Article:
Research Associates

Dr Siân Butcher

Research Associate

Siân is a human geographer trained at the University of Minnesota where she completed her PhD in 2016. She completed her MA at the University of Cape Town in 2009. Her research interests lie in Southern Africa’s land-housing-finance nexus, state-capital relations, suburbanization, race, the social relations of property, and the urban land question. Her PhD, titled “Infrastructures of Property and Debt: making affordable housing, race and place in Johannesburg”, investigated the changing political economy of Johannesburg’s suburban ‘affordable’ housing market. Her MA explored the ambiguous, contested and gendered forms of property ownership produced through the privatization of council housing in Cape Town and Lusaka, Zambia.

Her research has been supported by an ICGC-UWC Mellon Scholar fellowship, two University of Minnesota fellowships, and the ‘Body Politics’ project at the University of Cape Town.

Between her studies, Siân worked as a fieldwork coordinator and research assistant on projects investigating public infrastructure investment and social change in Cape Town; African suburbanisms; social mixing as global policy goal; and the transformation of mining land in Johannesburg. She has also tutored and lectured students in human geography, development sociology and social research methods, and is currently a lecturer at the School of Geography, Archaeology and Environmental Studies, at the University of the Witwatersrand.

Most recent publications:

Leitner, H. with Butcher, S. (2014) ‘Social mixing: the significance of residential space’ in Fincher, R., Iveson, K., Leitner, H. & Preston, V. ‘Planning in the multicultural city: Celebrating diversity or reinforcing difference?’ Progress in Planning, 92, 1-55.

Mabin, A., Butcher, S. & Bloch, R. (2013) ‘Peripheries, suburbanisms and change in sub-Saharan African cities’. Social Dynamics, 39(2), 167-190.

Butcher, S. & Oldfield, S. (2009) ‘De facto v/s de jure Home Ownership: Women’s Everyday Negotiations in Lusaka and Cape Town’. Feminist Africa, 13, 45-63.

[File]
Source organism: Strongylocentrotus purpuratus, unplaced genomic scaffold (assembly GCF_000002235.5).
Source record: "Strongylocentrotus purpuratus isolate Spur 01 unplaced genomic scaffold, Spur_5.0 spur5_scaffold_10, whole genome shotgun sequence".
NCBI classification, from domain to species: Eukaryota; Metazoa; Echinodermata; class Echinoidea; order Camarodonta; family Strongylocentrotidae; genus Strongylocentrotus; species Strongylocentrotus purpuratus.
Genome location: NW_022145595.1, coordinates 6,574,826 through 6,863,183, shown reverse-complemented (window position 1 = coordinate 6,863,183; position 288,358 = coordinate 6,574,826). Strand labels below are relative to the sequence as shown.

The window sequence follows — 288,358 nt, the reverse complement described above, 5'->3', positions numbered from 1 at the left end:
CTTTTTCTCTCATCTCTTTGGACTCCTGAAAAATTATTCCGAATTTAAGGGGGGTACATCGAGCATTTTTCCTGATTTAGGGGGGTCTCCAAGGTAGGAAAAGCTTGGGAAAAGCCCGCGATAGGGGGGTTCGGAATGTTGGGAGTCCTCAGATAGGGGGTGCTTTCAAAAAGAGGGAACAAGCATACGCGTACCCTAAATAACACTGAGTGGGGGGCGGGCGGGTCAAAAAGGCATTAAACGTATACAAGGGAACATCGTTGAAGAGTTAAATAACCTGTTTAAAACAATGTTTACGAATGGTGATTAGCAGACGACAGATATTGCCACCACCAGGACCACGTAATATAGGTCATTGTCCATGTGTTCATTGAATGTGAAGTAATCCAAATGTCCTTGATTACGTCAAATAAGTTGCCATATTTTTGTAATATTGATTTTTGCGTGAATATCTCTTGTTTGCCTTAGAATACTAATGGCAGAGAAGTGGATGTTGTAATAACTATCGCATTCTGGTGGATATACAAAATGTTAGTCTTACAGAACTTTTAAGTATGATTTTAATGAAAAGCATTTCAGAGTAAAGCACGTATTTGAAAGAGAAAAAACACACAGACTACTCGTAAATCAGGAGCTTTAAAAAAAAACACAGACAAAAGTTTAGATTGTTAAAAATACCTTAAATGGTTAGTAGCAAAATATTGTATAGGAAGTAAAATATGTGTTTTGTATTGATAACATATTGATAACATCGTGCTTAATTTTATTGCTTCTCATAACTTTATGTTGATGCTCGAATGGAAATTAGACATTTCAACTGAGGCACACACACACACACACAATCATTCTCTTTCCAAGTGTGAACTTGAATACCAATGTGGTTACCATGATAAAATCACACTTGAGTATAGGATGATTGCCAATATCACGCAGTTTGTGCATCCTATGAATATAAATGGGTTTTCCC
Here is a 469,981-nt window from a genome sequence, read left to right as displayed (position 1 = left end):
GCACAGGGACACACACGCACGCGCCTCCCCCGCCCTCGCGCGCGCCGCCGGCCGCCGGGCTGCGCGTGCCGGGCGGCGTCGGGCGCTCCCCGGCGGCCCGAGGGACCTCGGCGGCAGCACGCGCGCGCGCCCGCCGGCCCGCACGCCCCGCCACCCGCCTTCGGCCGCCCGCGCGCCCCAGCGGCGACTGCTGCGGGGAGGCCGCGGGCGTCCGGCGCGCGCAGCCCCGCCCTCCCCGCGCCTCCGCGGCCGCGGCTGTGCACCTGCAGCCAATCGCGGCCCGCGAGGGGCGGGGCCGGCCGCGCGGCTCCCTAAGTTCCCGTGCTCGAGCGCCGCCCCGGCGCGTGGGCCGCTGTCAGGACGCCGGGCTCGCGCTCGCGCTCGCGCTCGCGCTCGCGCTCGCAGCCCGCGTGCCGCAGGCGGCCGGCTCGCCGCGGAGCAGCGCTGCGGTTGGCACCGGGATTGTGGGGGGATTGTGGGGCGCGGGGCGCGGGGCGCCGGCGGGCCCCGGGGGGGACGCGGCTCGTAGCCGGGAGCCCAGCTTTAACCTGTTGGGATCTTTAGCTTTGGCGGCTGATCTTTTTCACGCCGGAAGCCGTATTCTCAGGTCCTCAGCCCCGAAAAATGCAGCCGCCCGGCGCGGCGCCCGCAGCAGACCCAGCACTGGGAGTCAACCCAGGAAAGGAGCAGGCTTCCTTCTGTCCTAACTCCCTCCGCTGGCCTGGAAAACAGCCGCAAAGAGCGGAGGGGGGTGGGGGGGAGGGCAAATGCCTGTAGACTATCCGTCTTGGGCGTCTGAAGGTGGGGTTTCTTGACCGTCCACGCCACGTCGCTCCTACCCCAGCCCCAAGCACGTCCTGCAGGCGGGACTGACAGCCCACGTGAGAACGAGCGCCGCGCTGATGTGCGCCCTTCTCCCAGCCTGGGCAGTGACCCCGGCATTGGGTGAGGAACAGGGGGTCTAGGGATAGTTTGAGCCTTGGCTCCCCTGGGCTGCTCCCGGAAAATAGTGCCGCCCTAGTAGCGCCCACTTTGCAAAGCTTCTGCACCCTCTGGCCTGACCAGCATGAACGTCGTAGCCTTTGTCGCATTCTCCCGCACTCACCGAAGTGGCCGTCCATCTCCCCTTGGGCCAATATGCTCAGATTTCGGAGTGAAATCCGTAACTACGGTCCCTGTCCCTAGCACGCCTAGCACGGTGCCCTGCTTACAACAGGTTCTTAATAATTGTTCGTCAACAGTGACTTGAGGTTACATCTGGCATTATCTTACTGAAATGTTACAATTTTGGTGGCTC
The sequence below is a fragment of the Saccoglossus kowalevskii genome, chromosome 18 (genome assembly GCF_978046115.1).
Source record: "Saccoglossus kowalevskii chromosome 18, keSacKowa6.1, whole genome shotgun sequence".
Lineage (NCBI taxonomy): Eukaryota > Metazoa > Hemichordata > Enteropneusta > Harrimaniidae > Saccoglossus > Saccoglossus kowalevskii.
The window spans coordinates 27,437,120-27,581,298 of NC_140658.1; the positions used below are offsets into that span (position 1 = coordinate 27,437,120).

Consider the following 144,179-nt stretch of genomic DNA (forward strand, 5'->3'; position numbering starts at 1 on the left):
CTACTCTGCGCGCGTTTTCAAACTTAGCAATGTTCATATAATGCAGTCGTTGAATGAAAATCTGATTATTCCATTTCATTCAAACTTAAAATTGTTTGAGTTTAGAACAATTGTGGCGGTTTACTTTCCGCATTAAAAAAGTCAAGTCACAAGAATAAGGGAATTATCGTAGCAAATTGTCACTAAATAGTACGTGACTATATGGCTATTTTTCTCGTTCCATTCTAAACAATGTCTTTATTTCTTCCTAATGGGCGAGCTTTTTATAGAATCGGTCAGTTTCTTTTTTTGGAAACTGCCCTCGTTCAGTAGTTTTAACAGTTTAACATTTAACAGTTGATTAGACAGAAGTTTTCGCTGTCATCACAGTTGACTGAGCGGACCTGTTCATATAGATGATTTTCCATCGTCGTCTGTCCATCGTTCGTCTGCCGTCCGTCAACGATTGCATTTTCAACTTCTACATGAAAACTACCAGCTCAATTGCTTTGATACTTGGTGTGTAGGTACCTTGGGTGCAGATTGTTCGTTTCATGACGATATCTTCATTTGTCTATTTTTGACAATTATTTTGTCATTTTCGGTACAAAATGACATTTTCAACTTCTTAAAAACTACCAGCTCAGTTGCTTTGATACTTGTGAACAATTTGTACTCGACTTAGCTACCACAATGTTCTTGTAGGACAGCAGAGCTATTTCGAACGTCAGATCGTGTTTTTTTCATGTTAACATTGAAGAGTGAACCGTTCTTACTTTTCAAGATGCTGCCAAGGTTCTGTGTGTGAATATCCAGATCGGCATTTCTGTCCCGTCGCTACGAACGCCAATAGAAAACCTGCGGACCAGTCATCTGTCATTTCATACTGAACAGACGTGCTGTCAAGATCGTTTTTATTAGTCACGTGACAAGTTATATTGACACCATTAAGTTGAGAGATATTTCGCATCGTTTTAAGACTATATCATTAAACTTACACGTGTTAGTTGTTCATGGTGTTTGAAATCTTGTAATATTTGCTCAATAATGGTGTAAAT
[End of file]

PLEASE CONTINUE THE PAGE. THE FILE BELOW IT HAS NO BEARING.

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Kate Joseph

Research Associate

Kate Joseph has worked on projects with the GCRO since June 2016. She holds an undergraduate social science degree from Rhodes University and completed her MA degree in political studies at Wits University in 2012. Kate also spent a semester abroad at Sciences Po, Paris studying governing the large metropolis.

She is interested in questions of belonging and how governance, urban space and people co-constitute one another. Kate likes Joburg, utopian ideals and the sea. For a number of years Kate worked at a publicity company in the arts sector and co-lectured a course on feminism in the Wits politics department. Before that she managed a small commercial gallery.

Most recent publications

Harber, J. Parker, A. Joseph, K & Maree, G. (Eds). (forthcoming) Taking streets seriously. Johannesburg: Gauteng City-Region Observatory

Ballard, R. Joseph, K. Hamann, C & Mkhize, T. (2017) ‘Current dynamics of social cohesion within the city of Johannesburg’. Johannesburg: prepared for the Group Strategy, Policy Coordination and Relations (GSPCR) of City of Johannesburg by the Gauteng City-Region Observatory

Joseph, K & Schuhmann, A. (2014) ‘Shifting Bodies and Boundaries: Representation of Female Soccer Players and the Shortfall within South African Press’ in Identities on the Move: Contemporary Representations of New Sexualities and Gender Identities. Silvia Pilar Castro-Borrego & Maria Isabel Romero-Ruiz (Eds.) Lexington Books: Lanham

Joseph, K. (2012) ‘Mixing soccer and sexually ‘subversive’ identities: Enabling a representational counter-culture in South Africa?’. Postamble. Vol 8(1) Counter-cultures in contemporary Africa. pp.1-13

Ramphalile, M & Joseph, K. (2009) ‘I am What I am … The Nature of Sexual Difference’ Amandla, No:11/12 Dec 2009/Jan 2010

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Guy Trangoš

Research Associate